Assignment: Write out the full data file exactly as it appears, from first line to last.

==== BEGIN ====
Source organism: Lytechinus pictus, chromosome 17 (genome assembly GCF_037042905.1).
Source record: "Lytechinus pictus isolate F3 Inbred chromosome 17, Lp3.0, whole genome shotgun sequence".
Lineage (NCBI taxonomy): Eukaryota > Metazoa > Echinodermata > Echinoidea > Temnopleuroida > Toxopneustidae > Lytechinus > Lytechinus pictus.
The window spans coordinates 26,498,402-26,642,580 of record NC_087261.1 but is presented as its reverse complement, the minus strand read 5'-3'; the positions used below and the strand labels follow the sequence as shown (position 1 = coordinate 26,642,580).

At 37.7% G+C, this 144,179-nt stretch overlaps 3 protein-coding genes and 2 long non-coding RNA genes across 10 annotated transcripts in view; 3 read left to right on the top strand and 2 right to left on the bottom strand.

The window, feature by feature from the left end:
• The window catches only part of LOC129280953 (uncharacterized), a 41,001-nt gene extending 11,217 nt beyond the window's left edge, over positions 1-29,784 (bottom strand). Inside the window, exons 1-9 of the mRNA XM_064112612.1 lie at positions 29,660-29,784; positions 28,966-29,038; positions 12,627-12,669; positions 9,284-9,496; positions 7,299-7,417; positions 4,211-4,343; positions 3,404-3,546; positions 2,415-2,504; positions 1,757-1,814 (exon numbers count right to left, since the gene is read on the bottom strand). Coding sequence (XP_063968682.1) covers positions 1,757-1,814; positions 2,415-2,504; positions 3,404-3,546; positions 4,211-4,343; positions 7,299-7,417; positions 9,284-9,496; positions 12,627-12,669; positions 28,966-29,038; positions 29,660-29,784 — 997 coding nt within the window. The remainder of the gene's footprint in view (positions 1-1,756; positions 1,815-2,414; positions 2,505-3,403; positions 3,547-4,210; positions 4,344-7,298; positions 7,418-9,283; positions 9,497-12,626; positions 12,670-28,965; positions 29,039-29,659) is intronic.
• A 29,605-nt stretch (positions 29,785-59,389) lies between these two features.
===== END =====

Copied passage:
Source organism: Lytechinus pictus, chromosome 17 (genome assembly GCF_037042905.1).
Source record: "Lytechinus pictus isolate F3 Inbred chromosome 17, Lp3.0, whole genome shotgun sequence".
Lineage (NCBI taxonomy): Eukaryota > Metazoa > Echinodermata > Echinoidea > Temnopleuroida > Toxopneustidae > Lytechinus > Lytechinus pictus.
The window spans coordinates 26,498,402-26,642,580 of record NC_087261.1 but is presented as its reverse complement, the minus strand read 5'-3'; the positions used below and the strand labels follow the sequence as shown (position 1 = coordinate 26,642,580).

At 37.7% G+C, this 144,179-nt stretch overlaps 3 protein-coding genes and 2 long non-coding RNA genes across 10 annotated transcripts in view; 3 read left to right on the top strand and 2 right to left on the bottom strand.

The window, feature by feature from the left end:
• The window catches only part of LOC129280953 (uncharacterized), a 41,001-nt gene extending 11,217 nt beyond the window's left edge, over positions 1-29,784 (bottom strand). Inside the window, exons 1-9 of the mRNA XM_064112612.1 lie at positions 29,660-29,784; positions 28,966-29,038; positions 12,627-12,669; positions 9,284-9,496; positions 7,299-7,417; positions 4,211-4,343; positions 3,404-3,546; positions 2,415-2,504; positions 1,757-1,814 (exon numbers count right to left, since the gene is read on the bottom strand). Coding sequence (XP_063968682.1) covers positions 1,757-1,814; positions 2,415-2,504; positions 3,404-3,546; positions 4,211-4,343; positions 7,299-7,417; positions 9,284-9,496; positions 12,627-12,669; positions 28,966-29,038; positions 29,660-29,784 — 997 coding nt within the window. The remainder of the gene's footprint in view (positions 1-1,756; positions 1,815-2,414; positions 2,505-3,403; positions 3,547-4,210; positions 4,344-7,298; positions 7,418-9,283; positions 9,497-12,626; positions 12,670-28,965; positions 29,039-29,659) is intronic.
• A 29,605-nt stretch (positions 29,785-59,389) lies between these two features.